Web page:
11. Renee Says:

    Health Insurance has been my biggest stress for the past two months!!!! Well the heartburn actually started 10 months ago when my husband told me that he was being promoted and as a result I would be able to be a stay at home mom and we would be moving to a whole new state… ALL GREAT NEWS… except for health insurance because his job doesn’t offer it. We are a generally a healthy family, but we’re also not immune to illness and accidents, and as a result are having trouble finding someone to cover us. In addition to that there is ONE private health insurance company that covers pregnancy (hello monopoly) and there is a 12 months waiting period and huge premium and deductible before they start to pay out!!!! We make too much for government programs, so that’s not an option. Of course, if my husband doesn’t’ work for a few weeks we would qualify (but that’s not ethical), we could divorce (NOT ), I could get a job instead of staying home to care for my family (we nearly starved to death in a filthy house when I was working), waiting until 2014 when pregnancy is required coverage for all women ( I’m too impatient)… We are considering a home birth for the next baby, but if there is an emergency and we are transported to the hospital then we are so screwed with medical bills! Why doesn’t our country value the family unit and take care of the people who are trying to take care of themselves????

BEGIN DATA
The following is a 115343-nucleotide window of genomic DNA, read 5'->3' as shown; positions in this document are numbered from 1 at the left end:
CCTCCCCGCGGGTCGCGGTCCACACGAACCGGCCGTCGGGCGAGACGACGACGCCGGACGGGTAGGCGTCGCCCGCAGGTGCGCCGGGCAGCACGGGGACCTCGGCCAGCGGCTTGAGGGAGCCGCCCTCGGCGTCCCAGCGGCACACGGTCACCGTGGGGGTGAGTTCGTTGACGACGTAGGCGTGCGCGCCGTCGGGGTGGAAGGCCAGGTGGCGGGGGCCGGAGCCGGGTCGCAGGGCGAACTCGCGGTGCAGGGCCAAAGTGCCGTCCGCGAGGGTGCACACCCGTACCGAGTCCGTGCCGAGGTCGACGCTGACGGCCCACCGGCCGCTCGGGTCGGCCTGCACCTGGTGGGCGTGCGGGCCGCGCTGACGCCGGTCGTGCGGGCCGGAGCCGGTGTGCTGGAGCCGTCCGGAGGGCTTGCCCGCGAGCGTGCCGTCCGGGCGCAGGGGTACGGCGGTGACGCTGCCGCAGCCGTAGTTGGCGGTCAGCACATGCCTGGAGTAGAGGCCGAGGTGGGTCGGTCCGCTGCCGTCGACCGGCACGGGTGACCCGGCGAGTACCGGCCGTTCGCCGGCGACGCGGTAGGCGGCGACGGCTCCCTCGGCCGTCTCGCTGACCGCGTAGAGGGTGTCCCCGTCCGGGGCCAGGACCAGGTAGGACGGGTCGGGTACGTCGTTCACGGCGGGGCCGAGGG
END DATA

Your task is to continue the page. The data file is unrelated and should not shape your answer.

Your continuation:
Bringing a happy and healthy baby into the world should bring joy, not fear and political frustration into our lives.